[Met Performance] CID:94790
Turandot {6} Metropolitan Opera House: 12/30/1926.

(Review)


Metropolitan Opera House
December 30, 1926


TURANDOT {6}

Turandot................Maria Jeritza
Calāf...................Giacomo Lauri-Volpi
Lių.....................Martha Attwood
Timur...................Pavel Ludikar
Ping....................Giuseppe De Luca
Pang....................Angelo Badā
Pong....................Alfio Tedesco
Emperor Altoum..........Max Altglass
Mandarin................George Cehanovsky
Maid....................Louise Lerch
Maid....................Dorothea Flexer

Conductor...............Tullio Serafin

Review signed M. W. in the New York Tribune

Jeritza Scores Triumph in Puccini's 'Turandot'

Entire Company, Including Serafin Conducting, Electrifies Audience at Metropolitan

An enormous and electrically responsive audience at the Metropolitan last night heard the fifth performance of Puccini's "Turandot," with the original cast headed by Maria Jeritza. The performance itself approximated the best hearing which the work has had.

Everyone was on tiptoe; the profuse vitality and excitement of the score communicated itself to all the participants with gratifying result. Mme. Jeritza, commanding vast reserves of tonal splendor and physical magnificence, strode though her glamorous role, mistress of the stage. Mr. Lauri-Volpi, singing better and better as this opera piles up the score, was at his best last evening. Ping, Pang and Pong, in the hands of Messrs. De Luca, Bada and Tedesco, were marvels of animation; Martha Attwood softened the edge of her Liu's inadequacies and gave a sympathetic reading of the music; lesser parts profited by the efforts of Messrs. Altglass, Cehanovsky and Ludikar, Mmes. Lerch and Flexer. Mr. Serafin conducted as if this was his single chance to show what he and Puccini were worth in the artistic world.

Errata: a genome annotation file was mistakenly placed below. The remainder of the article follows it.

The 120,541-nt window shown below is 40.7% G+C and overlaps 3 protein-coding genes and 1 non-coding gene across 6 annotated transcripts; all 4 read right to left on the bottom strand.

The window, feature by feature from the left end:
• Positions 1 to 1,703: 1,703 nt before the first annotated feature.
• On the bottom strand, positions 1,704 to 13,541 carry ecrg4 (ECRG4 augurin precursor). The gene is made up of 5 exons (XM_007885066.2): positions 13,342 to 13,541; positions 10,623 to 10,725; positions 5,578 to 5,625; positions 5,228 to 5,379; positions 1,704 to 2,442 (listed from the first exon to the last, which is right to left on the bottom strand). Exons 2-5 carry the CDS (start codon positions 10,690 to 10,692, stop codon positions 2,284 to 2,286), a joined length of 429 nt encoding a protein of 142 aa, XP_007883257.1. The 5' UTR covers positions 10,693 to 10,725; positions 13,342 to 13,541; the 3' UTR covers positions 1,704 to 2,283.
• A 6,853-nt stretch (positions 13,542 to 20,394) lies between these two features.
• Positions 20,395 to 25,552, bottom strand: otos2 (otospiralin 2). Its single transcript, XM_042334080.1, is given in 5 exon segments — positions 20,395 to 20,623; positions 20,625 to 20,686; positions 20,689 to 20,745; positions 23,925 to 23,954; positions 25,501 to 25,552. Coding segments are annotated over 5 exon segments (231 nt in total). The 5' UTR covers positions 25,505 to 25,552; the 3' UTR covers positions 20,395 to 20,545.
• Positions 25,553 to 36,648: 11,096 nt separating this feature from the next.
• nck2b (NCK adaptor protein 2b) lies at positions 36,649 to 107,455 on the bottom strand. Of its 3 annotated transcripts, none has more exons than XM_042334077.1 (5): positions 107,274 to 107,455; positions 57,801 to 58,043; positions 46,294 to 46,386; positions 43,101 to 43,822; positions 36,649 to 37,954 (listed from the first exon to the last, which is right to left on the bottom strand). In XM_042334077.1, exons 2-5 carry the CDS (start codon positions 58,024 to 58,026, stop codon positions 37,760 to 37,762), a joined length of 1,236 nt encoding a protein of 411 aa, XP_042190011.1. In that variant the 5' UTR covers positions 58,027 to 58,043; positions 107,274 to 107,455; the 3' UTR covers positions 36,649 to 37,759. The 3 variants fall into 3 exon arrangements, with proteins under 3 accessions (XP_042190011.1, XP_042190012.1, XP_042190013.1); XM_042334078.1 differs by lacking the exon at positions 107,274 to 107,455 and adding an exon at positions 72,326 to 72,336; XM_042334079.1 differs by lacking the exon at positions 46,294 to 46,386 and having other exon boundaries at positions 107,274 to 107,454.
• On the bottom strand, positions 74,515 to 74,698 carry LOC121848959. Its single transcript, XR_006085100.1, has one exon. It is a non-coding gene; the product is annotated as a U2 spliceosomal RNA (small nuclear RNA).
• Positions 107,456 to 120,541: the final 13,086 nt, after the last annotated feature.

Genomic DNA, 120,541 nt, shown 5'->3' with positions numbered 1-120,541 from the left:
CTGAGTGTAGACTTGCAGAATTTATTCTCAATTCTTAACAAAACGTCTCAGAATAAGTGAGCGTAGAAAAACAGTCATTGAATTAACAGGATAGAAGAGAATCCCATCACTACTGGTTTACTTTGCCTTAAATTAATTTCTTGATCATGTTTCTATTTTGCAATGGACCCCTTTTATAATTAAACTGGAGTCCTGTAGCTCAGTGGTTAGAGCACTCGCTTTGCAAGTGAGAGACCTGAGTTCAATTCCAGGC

And as a fitting climax to all this beneficence a black and white feline condescended to take a nonchalant but effective part in the last act. Having put everyone in an ebullient humor Signor Gatto (not Gatti; he is never so indiscreet) withdrew under the platform beneath the silver feet of Jeritza, who from then on mingled her histrionic vituperations with a very human inclination to mirth. Could anything be more propitious, from a theatrical point of view?



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